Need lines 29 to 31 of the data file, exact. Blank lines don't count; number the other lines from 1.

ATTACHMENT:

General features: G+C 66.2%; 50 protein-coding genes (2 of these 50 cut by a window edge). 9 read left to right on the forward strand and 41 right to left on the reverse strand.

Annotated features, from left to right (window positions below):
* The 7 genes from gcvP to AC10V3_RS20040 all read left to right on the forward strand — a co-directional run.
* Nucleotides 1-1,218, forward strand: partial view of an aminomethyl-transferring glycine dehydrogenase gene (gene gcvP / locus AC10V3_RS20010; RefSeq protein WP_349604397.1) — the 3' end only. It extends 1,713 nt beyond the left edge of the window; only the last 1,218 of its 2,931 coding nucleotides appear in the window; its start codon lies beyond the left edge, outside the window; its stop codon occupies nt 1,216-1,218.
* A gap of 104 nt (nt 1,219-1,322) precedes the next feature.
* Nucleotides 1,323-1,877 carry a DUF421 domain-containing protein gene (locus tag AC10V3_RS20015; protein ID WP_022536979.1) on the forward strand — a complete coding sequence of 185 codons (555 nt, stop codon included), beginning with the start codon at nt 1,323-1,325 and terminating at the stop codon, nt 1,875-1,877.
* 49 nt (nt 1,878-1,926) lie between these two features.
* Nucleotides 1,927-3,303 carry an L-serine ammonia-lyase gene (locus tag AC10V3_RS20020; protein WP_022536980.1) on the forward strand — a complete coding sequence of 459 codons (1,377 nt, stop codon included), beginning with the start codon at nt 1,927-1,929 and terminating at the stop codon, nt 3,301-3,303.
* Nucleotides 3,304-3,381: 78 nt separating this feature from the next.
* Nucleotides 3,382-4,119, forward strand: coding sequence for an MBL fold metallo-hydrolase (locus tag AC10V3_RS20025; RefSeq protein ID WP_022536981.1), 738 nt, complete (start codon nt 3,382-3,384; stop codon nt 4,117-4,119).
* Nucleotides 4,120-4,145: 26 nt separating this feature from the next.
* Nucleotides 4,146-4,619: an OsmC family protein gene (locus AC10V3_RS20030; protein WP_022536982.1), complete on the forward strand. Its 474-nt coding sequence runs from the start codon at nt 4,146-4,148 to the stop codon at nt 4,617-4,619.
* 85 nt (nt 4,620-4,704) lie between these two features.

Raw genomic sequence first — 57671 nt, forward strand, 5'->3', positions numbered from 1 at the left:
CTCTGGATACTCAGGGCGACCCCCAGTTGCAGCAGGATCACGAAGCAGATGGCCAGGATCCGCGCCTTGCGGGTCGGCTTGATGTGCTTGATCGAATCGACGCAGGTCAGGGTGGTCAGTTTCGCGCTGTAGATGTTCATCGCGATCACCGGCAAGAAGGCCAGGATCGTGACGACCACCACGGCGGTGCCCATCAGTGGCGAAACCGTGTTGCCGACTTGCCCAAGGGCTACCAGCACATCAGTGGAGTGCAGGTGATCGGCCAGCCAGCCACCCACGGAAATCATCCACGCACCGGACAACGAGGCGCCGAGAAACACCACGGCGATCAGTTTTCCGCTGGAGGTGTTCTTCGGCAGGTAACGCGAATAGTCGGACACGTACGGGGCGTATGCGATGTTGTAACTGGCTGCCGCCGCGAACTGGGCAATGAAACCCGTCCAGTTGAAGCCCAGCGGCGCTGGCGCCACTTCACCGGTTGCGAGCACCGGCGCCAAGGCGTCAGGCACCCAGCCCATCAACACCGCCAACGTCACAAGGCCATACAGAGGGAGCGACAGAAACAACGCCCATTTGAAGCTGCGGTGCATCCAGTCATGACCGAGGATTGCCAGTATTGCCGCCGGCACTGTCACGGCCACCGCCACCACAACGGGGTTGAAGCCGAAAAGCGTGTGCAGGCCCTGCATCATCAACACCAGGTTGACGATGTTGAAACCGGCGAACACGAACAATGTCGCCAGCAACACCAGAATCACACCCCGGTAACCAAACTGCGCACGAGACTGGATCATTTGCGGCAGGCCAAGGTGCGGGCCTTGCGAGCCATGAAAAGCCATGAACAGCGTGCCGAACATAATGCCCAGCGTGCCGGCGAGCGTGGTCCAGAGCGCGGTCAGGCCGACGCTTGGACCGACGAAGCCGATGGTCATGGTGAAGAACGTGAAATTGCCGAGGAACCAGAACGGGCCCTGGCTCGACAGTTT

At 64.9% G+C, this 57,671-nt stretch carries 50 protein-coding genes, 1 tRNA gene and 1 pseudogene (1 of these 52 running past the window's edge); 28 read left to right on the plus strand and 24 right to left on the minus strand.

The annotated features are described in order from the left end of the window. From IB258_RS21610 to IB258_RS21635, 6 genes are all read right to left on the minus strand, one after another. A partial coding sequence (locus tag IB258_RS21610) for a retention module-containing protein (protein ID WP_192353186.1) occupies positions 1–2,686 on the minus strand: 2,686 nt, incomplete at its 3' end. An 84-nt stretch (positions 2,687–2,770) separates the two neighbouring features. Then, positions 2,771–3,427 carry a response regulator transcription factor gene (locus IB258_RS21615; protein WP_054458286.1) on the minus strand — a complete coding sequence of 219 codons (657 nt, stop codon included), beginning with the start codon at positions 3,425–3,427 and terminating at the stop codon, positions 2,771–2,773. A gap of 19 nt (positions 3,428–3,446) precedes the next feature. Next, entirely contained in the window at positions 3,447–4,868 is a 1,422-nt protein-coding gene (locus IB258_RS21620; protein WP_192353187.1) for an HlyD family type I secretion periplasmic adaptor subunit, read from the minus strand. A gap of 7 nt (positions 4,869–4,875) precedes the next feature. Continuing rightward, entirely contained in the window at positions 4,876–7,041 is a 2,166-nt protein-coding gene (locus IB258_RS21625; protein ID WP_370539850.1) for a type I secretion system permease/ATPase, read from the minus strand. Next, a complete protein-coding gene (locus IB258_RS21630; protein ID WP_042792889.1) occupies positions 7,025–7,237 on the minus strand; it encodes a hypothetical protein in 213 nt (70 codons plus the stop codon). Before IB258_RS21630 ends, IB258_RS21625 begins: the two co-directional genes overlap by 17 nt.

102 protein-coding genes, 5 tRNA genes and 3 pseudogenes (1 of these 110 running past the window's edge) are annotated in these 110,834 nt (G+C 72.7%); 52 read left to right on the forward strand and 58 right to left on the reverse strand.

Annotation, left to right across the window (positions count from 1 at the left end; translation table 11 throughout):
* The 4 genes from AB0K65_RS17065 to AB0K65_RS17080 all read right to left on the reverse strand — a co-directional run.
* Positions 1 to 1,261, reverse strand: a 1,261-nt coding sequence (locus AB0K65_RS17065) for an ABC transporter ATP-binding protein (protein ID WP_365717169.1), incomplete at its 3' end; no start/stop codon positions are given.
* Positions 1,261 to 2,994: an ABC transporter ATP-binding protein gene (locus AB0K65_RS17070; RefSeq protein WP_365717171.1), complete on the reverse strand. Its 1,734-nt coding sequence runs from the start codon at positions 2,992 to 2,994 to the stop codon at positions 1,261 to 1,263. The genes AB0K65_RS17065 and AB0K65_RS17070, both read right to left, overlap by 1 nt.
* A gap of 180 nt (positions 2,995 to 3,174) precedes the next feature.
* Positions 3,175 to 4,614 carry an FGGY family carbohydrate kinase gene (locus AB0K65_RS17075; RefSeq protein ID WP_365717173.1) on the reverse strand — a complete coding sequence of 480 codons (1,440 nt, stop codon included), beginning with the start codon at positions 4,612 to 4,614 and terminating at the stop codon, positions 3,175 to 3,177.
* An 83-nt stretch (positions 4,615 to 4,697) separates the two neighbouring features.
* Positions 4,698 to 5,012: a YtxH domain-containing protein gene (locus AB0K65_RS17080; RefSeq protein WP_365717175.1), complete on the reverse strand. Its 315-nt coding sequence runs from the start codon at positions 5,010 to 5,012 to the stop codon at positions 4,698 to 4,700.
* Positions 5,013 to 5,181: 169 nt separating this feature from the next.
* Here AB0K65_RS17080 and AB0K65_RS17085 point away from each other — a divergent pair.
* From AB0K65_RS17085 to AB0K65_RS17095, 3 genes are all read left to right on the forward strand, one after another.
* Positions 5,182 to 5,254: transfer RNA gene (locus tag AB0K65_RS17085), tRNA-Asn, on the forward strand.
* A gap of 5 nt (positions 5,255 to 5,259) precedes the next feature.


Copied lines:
* From AB0K65_RS17085 to AB0K65_RS17095, 3 genes are all read left to right on the forward strand, one after another.
* Positions 5,182 to 5,254: transfer RNA gene (locus tag AB0K65_RS17085), tRNA-Asn, on the forward strand.
* A gap of 5 nt (positions 5,255 to 5,259) precedes the next feature.